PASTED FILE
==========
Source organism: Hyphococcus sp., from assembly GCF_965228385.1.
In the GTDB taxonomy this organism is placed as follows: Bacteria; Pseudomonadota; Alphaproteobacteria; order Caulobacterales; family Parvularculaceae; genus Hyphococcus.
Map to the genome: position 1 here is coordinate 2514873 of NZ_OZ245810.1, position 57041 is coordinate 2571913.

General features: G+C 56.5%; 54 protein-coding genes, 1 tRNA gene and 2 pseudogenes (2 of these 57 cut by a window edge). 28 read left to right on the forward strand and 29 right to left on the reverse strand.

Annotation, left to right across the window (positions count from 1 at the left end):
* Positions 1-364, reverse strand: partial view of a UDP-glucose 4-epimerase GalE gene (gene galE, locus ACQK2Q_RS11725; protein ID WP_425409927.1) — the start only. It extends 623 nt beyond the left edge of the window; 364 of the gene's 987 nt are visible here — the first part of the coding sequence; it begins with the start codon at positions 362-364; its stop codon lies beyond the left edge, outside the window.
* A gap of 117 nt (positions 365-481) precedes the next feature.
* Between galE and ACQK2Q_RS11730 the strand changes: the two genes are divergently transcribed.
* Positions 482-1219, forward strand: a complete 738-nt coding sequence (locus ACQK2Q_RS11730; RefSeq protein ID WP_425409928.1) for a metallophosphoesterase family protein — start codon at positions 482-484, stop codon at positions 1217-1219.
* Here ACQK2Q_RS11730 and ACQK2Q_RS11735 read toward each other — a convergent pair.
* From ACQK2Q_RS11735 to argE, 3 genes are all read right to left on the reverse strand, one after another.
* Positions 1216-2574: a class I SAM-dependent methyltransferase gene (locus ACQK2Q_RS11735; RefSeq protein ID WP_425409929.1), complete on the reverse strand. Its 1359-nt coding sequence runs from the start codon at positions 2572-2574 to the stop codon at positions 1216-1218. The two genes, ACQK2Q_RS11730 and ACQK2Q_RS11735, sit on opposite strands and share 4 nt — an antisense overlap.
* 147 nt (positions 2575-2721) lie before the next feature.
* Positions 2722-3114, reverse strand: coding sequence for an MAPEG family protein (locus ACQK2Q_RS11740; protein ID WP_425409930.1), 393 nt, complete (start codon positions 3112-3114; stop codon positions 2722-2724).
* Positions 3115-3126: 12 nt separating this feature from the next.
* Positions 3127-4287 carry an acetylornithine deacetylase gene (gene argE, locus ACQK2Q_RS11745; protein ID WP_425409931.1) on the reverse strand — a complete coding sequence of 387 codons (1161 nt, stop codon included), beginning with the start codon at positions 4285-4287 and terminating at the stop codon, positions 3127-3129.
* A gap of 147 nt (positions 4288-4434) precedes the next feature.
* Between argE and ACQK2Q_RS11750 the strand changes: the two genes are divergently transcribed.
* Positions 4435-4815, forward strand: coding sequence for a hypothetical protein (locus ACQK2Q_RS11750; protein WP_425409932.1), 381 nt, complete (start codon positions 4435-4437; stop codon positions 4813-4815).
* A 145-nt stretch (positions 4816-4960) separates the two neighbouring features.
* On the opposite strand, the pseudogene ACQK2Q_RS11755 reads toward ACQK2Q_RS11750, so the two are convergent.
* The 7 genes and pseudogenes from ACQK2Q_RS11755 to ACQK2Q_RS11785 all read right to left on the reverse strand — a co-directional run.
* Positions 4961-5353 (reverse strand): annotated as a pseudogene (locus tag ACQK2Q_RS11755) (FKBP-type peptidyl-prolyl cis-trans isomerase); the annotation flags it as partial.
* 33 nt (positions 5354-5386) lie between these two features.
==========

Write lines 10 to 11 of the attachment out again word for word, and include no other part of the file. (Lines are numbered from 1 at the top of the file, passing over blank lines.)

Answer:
* Here ACQK2Q_RS11730 and ACQK2Q_RS11735 read toward each other — a convergent pair.
* From ACQK2Q_RS11735 to argE, 3 genes are all read right to left on the reverse strand, one after another.